By Michelle Anne P. Soliman

Manila Mini Maker Faire
June 23 to 24
The Mind Museum,
J.Y. Campos Park, 3rd Ave., BGC, Taguig City

A SYNTHESIZER made from assorted metal objects, comic character figurines made with a 3-D printer, and children’s toys made from recycled materials — these are just some of the creations that will come alive at The Mind Museum this weekend in an effort to promote science and innovation.
The 2017 3M State of Science Index, a survey conducted to explore peoples’ attitudes and perceptions about science, reported that 87% of people in 14 countries found science fascinating; and 63% said that science is important to society in general. However, 42% believe that their country is falling behind in scientific advancements.
To strengthen appreciation and support for innovation, The Mind Museum, Make Magazine, and co-presenter 3M Philippines, will hold the second Manila Mini Maker Faire (MMMF), dubbed as “the greatest show and (tell) on earth,” on June 23 to 24. It will feature over 70 makers from around the country and showcase various innovative creations.
The Maker Faire was founded in San Mateo, California in 2006 and has since branched out to various cities globally. Twenty-three large scale and over 120 community-driven Maker Faires are currently produced around the world.
“The Mind Museum continues to push for the Filipino public to be part not just of the conversations in science and engineering around the world but also in making and doing,” said Maria Isabel Garcia, curator of The Mind Museum, in a press release. “This second MMMF in a row that The Mind Museum is hosting is a salute to the makers in our local community who not only affirm but persist, despite the odds, to breed and raise the bar of creativity in the way technology can be at the service of human lives.”
Ms. Garcia also said that in the Maker Faire, “actual things are being done” and just mounting exhibits and holding lectures.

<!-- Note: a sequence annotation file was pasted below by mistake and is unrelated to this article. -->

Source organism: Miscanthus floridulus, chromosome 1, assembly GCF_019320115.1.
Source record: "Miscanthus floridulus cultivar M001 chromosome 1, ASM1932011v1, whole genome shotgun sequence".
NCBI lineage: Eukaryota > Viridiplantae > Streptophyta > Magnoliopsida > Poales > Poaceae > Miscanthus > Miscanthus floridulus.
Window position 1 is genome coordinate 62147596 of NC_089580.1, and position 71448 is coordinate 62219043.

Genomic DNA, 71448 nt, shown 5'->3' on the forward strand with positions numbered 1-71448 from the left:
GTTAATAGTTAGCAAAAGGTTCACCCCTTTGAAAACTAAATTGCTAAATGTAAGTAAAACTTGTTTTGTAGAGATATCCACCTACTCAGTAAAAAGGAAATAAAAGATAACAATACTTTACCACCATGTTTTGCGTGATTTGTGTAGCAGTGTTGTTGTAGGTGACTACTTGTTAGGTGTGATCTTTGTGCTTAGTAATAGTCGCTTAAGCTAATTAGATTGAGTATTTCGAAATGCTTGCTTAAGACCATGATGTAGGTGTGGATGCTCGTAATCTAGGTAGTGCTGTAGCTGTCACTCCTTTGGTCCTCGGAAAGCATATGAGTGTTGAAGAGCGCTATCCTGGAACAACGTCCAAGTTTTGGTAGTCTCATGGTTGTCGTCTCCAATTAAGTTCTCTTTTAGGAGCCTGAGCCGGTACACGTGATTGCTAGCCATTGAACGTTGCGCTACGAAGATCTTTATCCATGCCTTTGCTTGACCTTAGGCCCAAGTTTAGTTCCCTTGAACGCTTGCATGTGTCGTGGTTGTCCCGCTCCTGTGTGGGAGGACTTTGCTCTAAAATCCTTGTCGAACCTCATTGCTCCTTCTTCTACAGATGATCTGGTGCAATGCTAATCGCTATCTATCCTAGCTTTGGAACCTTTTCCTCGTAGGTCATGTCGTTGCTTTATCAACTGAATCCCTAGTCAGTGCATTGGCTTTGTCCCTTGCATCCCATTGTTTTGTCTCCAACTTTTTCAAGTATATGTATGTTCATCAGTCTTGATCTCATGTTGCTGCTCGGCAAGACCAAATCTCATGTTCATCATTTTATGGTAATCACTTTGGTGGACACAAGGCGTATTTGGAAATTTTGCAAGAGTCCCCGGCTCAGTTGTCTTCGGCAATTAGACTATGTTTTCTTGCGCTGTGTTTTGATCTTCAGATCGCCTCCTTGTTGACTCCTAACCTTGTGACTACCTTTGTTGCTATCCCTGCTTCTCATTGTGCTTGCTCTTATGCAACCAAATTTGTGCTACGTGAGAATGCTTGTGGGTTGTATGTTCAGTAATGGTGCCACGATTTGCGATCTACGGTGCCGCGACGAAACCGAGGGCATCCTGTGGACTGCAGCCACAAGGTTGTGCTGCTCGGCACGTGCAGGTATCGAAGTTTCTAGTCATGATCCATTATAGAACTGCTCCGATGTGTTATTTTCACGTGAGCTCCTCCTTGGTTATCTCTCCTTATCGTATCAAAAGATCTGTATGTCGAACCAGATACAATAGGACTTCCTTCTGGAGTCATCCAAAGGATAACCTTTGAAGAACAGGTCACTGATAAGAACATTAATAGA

Fun and sustainability come together in this year’s exhibits. The participating maker groups include RepRap PH, Musika Imbento, and The UP Space.
RepRap PH is based on the international organization of the same name in England which promotes the use of 3-D printers for creating objects that may be used for normal use. The process of 3-D printing begins with the creation of a three dimensional image of the object on a computer. Then the object is printed, layer by layer, using raw materials which can range from plastic to metal.
Meanwhile, the sound artists of Musica Imbento assemble metal and steel objects ranging from kitchen utensils to guitar strings to design synthesizers. The members said that performing music with the synthesizers creates avenue for more improvisation compared to traditional instruments. The artists aim to pave the way for creating a new genre of music.
UP Space, a university-wide organization of makers in UP, Diliman, also joins this year’s fair. Their exhibit features 3D-printed objects and characters, as well as mock weapons and toys made from recycled materials. The members aim to promote the value of innovation among students at the university.
Aside from the maker exhibits, there will be workshops on paper engineering, clay and pottery-making, and 3-D design at the event.
Admission to the fair at The Mind Museum is free. For details visit